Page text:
Unless our priorities change, and with an aging population that planners expect will increase the pressure on our health care system there doesn’t seem to be much hope of that, both the service level in our existing parks and our ability to protect natural values in all of the new territory will continue to suffer.

So the only hope in terms of finding significant new money for protecting and operating parks is start taking more seriously the notion that our relatively pristine wilderness should be considered an asset and not just a cost.

It’s worth remembering that some of our first national parks were saved for future generations, not just because of people like John Muir, who saw them as natural cathedrals worthy of preservation in their own right, but also by the efforts of visionary entrepreneurs, who saw in their attractions a way to make a buck.

It’s no accident that Canada’s first national parks were established along our railways. They saw the opportunity to develop resorts and create traffic. They invested in grand hotels and advertised across the country and abroad.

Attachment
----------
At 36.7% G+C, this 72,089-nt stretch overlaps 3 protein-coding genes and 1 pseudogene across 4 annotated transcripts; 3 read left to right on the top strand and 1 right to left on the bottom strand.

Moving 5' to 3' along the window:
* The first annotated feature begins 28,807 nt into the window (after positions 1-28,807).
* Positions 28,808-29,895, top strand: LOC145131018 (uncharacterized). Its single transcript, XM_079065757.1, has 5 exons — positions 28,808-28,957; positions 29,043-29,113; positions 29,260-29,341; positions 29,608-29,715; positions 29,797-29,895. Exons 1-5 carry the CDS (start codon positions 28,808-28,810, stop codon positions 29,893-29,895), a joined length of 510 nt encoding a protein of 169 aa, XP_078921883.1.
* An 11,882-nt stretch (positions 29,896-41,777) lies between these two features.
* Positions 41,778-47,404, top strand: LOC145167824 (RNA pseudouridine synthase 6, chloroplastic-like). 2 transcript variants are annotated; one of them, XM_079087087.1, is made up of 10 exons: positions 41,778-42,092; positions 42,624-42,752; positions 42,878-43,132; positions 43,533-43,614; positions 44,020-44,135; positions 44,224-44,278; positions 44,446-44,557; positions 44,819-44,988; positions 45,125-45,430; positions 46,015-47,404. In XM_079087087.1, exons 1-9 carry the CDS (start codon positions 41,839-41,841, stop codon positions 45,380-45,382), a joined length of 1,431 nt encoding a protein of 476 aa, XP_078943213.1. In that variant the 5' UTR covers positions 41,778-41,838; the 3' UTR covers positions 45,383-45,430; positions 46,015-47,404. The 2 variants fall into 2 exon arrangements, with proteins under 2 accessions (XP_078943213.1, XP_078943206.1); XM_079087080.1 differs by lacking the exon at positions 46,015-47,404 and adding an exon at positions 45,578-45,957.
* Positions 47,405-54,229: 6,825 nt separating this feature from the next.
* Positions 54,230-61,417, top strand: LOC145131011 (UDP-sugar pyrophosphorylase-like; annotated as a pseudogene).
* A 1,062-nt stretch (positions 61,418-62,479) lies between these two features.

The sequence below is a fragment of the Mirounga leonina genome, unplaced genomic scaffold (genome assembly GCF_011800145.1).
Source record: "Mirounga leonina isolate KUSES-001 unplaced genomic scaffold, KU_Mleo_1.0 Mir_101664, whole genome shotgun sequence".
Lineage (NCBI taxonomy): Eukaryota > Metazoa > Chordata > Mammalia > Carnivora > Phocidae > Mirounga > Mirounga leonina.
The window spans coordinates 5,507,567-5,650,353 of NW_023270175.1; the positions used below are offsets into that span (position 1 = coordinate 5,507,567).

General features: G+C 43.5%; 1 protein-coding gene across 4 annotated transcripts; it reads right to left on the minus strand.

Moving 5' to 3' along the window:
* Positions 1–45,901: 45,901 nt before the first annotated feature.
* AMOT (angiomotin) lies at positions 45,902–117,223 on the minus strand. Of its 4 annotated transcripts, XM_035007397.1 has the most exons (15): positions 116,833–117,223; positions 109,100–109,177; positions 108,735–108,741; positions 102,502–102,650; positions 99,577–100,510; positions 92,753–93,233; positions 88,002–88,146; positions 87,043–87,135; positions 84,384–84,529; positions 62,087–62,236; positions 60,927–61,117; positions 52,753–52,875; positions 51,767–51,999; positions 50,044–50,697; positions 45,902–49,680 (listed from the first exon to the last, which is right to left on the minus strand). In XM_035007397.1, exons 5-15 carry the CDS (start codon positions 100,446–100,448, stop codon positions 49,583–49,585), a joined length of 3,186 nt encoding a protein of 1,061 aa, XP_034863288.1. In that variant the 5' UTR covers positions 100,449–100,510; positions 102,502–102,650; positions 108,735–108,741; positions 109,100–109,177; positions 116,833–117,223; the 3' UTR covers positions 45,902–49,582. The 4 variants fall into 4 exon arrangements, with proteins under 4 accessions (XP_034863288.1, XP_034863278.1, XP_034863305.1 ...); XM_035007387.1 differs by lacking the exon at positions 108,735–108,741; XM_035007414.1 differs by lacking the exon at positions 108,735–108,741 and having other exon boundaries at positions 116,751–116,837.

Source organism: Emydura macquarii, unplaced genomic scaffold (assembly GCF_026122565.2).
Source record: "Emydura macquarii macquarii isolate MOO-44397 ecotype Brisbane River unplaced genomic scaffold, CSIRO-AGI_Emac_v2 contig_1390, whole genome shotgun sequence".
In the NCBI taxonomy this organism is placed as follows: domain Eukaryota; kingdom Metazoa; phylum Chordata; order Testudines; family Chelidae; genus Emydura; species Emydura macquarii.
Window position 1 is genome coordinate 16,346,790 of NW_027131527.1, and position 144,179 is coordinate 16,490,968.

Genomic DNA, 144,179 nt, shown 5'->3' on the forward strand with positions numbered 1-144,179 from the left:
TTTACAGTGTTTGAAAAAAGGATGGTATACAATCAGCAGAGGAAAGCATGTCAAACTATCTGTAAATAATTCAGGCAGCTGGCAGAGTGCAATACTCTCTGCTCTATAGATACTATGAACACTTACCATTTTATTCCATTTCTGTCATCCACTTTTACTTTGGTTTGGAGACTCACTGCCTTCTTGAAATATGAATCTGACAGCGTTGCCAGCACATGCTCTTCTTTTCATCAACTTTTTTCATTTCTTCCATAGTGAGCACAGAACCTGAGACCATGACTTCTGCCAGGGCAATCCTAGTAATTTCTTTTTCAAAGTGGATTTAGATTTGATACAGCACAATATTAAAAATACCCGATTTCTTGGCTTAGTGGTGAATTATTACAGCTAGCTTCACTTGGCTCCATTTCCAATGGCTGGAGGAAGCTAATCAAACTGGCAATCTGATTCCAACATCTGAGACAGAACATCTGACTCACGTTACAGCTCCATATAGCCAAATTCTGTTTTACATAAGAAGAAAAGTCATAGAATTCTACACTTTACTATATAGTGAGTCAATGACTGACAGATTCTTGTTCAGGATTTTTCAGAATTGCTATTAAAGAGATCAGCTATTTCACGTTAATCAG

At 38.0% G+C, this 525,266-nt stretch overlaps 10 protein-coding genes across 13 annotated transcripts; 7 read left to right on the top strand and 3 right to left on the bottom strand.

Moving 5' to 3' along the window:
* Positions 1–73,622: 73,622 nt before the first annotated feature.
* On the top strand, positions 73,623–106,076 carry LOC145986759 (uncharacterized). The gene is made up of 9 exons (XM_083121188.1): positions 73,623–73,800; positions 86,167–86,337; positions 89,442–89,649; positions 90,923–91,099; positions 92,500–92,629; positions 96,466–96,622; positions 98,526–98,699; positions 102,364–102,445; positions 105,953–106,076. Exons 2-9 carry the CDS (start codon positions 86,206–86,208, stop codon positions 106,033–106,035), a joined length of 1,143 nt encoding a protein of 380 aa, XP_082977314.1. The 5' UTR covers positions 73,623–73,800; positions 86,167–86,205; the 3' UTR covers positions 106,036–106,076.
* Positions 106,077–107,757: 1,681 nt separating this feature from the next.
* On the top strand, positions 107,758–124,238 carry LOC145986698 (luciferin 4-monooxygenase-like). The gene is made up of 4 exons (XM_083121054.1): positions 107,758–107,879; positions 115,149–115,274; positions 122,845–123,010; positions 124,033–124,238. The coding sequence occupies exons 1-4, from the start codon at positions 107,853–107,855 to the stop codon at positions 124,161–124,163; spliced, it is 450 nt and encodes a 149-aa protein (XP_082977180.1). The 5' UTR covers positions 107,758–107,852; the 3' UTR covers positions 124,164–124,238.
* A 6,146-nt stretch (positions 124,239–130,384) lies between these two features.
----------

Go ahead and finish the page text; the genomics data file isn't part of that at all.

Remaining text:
We have a broader view today of the intrinsic value of preserving wilderness and the extraordinarily range of habitat we are blessed with in British Columbia. Parks aren’t just for recreation and our spiritual nourishment, but necessary as our version of Noah’s ark, a refuge for natural diversity in a world increasingly dominated by the needs of one species.

But if we are going to maintain the natural cathedrals, we have to find a way to fill the collection plate. It’s no sin for us to exploit our natural assets if it allows us to protect and enhance them for future generations.

In the six years since the Liberal government passed legislation that would allow for some commercial development in parks, little has been done.

We may need to make a much wider call for proposals from entrepreneurs who are willing to invest in creating and promoting tourist attractions. This will be complicated by competing land claims, but first nations will have to be an integral part of any large developments.

And if environmentalists object to commercial development, let’s invite them to use their international contacts that have been so effective in the past. Let’s invite them to raise funds for the continuing care and maintenance of the territory that’s been preserved as a result of their earlier efforts.